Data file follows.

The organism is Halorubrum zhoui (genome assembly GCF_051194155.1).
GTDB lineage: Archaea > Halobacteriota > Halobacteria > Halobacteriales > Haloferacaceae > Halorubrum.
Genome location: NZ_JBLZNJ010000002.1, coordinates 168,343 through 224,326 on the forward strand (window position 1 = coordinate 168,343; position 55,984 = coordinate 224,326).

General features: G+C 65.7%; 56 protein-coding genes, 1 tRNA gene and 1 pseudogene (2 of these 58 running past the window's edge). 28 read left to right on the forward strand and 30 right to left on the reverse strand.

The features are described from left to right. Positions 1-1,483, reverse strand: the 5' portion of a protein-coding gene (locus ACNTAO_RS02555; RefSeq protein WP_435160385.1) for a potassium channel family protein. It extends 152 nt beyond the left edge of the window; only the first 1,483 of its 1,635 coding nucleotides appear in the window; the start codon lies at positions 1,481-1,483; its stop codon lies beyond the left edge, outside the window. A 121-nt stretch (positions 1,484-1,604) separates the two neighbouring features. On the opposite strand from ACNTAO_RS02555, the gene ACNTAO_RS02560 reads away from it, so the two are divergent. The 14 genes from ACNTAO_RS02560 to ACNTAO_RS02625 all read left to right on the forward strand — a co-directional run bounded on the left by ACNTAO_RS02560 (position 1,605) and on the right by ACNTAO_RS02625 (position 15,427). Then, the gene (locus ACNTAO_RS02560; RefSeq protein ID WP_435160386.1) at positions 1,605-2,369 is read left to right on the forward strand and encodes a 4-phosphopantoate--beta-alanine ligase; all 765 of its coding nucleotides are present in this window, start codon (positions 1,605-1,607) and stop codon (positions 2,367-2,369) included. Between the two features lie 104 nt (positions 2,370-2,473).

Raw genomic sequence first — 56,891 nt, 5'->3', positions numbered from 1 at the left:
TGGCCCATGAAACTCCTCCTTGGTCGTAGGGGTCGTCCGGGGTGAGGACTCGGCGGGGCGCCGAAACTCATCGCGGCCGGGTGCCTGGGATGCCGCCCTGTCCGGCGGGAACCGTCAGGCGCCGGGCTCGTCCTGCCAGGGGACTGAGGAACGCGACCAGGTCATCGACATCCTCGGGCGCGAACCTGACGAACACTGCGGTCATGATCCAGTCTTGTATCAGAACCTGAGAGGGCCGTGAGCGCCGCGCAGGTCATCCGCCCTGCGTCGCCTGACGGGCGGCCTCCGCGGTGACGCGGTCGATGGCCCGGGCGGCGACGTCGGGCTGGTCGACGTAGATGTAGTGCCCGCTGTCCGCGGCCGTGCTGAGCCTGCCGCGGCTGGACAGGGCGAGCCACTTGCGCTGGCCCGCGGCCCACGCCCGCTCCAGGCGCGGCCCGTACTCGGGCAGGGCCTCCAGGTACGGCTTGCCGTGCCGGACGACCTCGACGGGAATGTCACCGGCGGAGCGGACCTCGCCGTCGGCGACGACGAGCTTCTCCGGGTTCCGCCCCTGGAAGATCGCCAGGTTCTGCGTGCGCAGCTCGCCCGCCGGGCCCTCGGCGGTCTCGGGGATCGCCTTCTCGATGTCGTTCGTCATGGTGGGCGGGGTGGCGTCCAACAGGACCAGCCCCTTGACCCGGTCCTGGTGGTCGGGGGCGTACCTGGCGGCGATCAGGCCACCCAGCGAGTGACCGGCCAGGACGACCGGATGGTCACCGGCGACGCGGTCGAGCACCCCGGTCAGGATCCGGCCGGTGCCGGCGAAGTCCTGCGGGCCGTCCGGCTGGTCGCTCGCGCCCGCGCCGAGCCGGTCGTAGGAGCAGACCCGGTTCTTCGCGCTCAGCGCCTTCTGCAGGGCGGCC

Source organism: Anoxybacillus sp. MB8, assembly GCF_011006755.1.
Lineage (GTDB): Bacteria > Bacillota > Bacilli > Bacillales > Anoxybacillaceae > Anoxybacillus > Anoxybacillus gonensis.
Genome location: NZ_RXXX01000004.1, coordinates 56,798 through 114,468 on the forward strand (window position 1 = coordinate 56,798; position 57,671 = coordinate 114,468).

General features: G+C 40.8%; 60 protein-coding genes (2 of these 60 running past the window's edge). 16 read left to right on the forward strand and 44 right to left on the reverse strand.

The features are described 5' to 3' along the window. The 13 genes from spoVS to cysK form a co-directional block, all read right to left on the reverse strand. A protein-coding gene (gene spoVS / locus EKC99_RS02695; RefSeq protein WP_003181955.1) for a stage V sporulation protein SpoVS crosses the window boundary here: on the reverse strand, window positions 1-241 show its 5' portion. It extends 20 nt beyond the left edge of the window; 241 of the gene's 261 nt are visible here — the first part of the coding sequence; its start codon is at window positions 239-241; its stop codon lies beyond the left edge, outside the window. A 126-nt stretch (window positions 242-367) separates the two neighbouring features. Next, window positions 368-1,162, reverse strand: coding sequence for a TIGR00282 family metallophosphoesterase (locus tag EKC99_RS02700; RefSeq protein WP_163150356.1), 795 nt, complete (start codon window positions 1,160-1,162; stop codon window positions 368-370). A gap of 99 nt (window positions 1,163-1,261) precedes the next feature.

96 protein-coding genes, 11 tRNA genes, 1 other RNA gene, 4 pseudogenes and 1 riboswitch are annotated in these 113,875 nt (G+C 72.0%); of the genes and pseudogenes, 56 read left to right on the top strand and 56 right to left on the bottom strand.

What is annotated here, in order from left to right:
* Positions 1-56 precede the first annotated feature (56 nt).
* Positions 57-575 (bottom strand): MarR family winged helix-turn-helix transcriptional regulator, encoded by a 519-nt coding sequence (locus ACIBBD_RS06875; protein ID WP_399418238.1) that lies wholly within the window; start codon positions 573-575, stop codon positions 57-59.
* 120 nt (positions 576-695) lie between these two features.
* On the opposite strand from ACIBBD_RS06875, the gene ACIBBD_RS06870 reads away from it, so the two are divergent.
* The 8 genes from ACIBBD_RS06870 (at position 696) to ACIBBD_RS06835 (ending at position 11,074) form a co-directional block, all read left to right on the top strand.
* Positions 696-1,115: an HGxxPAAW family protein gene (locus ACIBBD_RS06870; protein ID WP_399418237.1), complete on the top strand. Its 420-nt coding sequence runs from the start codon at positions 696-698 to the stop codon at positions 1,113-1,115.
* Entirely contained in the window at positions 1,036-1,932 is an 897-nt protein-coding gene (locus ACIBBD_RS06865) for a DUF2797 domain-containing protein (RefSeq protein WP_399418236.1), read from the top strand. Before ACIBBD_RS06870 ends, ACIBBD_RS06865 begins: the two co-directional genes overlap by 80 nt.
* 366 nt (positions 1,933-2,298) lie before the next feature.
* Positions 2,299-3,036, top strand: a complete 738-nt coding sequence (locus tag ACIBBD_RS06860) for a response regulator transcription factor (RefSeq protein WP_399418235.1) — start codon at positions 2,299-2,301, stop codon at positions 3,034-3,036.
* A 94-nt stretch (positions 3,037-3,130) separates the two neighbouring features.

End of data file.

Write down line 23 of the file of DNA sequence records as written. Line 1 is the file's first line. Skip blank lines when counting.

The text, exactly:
* Positions 2,299-3,036, top strand: a complete 738-nt coding sequence (locus tag ACIBBD_RS06860) for a response regulator transcription factor (RefSeq protein WP_399418235.1) — start codon at positions 2,299-2,301, stop codon at positions 3,034-3,036.